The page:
Blohm and Voss Bv P.111 Asymmetric Maritime Patrol / Long-Range Reconnaissance Aircraft Proposal
The Blohm and Voss P.111 seaplane proposal was another asymmetric aircraft design pushed by the company during World War 2.
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Blohm & Voss of Germany produced several notable seaplanes and flying boats in the lead-up to World War 2 (1939-1945) and one of these was the Bv 138 "Sea Dragon". However, before this aircraft was formally adopted, company engineers penciled out a fall-back design in the P.111 project. This product was one of Dr. Richard Vogt's many designs for Blohm & Voss during the war and continued his fascination with asymmetric arrangements. The P.111 was not adopted nor furthered beyond paper drawings.
In the P.111, the wing mainplane would be the focal point as all three powerplants would be affixed to its leading edge. Similarly, the fuselage nacelle was to fit under the wing span near centerline and a single tailboom was to sit along portside running from leading edge to trailing edge (the boom fitted traditional horizontal planes and a single rudder fin). This forced the fuselage nacelle too be slightly offset to starboard and, between the boom and fuselage, was to be located one of the three engine installations. The second engine would head the boom assembly to portside and the third engine would sit to starboard away from the fuselage nacelle. A sole pontoon was to be situated under the portside wing mainplane outboard of the boom assembly for stabilization on water. The fuselage nacelle would be designed with a boat-like hull for water landings and take-offs and hold all key components of the aircraft - crewspaces, avionics, cockpit, defensive armament, etc...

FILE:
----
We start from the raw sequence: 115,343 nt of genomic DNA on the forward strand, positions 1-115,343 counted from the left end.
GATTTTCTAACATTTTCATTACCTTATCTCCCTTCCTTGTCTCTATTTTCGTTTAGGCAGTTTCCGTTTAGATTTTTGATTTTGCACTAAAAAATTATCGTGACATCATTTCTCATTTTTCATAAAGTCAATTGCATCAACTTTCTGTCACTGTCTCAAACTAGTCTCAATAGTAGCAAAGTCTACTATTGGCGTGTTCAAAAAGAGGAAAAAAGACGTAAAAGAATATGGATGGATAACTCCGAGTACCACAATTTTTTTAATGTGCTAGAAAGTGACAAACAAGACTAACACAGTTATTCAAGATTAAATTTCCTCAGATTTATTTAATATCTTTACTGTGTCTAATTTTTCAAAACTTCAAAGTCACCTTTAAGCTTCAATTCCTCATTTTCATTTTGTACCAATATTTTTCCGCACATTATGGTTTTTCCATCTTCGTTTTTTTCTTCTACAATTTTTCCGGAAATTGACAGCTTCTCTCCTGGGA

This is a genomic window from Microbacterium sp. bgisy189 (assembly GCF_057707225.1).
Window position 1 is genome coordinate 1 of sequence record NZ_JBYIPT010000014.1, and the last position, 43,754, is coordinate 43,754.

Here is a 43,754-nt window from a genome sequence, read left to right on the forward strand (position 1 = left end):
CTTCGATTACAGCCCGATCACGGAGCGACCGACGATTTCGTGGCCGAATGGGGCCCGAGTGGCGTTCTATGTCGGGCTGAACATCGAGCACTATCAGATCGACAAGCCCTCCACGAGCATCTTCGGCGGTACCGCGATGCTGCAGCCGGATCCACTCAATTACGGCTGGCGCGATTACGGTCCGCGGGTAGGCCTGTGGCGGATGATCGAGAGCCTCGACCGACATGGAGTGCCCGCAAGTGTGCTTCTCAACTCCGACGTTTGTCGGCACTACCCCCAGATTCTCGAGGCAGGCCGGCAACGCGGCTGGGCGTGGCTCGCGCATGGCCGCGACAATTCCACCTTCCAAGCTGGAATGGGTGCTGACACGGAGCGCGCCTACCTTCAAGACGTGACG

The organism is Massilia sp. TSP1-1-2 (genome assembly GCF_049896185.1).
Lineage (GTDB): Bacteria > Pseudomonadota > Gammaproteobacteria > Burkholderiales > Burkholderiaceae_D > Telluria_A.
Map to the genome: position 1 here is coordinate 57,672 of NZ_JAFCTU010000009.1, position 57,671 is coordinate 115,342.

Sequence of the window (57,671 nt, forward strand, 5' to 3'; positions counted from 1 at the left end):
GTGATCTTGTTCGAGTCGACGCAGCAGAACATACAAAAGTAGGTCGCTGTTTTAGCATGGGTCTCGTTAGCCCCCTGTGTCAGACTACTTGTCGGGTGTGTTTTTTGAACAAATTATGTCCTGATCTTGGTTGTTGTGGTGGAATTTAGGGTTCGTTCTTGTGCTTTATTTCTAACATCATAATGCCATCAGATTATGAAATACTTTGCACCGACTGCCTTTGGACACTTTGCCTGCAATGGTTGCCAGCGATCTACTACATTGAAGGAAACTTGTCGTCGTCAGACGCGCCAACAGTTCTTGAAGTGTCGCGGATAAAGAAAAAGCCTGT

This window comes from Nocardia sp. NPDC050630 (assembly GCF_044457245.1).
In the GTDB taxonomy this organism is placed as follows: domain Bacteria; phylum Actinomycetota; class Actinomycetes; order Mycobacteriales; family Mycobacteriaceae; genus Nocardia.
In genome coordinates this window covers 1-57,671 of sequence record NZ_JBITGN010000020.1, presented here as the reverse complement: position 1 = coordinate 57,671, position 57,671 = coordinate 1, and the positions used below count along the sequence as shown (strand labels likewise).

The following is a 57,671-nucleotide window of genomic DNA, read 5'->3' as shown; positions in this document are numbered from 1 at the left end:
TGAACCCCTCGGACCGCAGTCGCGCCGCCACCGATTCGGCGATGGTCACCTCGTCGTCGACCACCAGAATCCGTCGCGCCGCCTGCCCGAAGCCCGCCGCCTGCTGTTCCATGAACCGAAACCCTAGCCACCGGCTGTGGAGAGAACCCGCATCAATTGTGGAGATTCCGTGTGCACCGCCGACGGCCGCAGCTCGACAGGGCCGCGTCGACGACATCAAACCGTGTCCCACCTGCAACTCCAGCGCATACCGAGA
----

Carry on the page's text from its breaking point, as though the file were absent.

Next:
Power was to come from and arrangement of 3 x Junkers Jumo 208 piston engines driving three-bladed propelled units in a puller configuration. Each engine would output 1,500 horsepower.
Defensive-minded armament was to include a gun position at the nose (ahead of the flightdeck), one at the rear of the fuselage section (with relatively unobstructed views due to the offset tail boom) and a dorsal mounting seated just aft of the tail turret near center mass. Based on the weaponry fitted to the Bv 238, it is assumed the P.111 would have carried a 20mm cannon in the nose and one in the tail section. The dorsal position would have fielded a 13mm heavy machine gun. Underwing hardpoints would have carried naval mines, torpedoes and conventional drop bombs for the maritime role.
The P.111 was abandoned when the German Air Ministry put their hopes on getting the Bv 138 product into the air instead. Two-hundred ninety-seven of the Bv 138 were produced from 1938 into 1943 with service introduction following in October of 1940. It served in maritime patrol and long-range reconnaissance roles.
Specifications on this page regarding the capabilities of the P.111 are estimated by the author.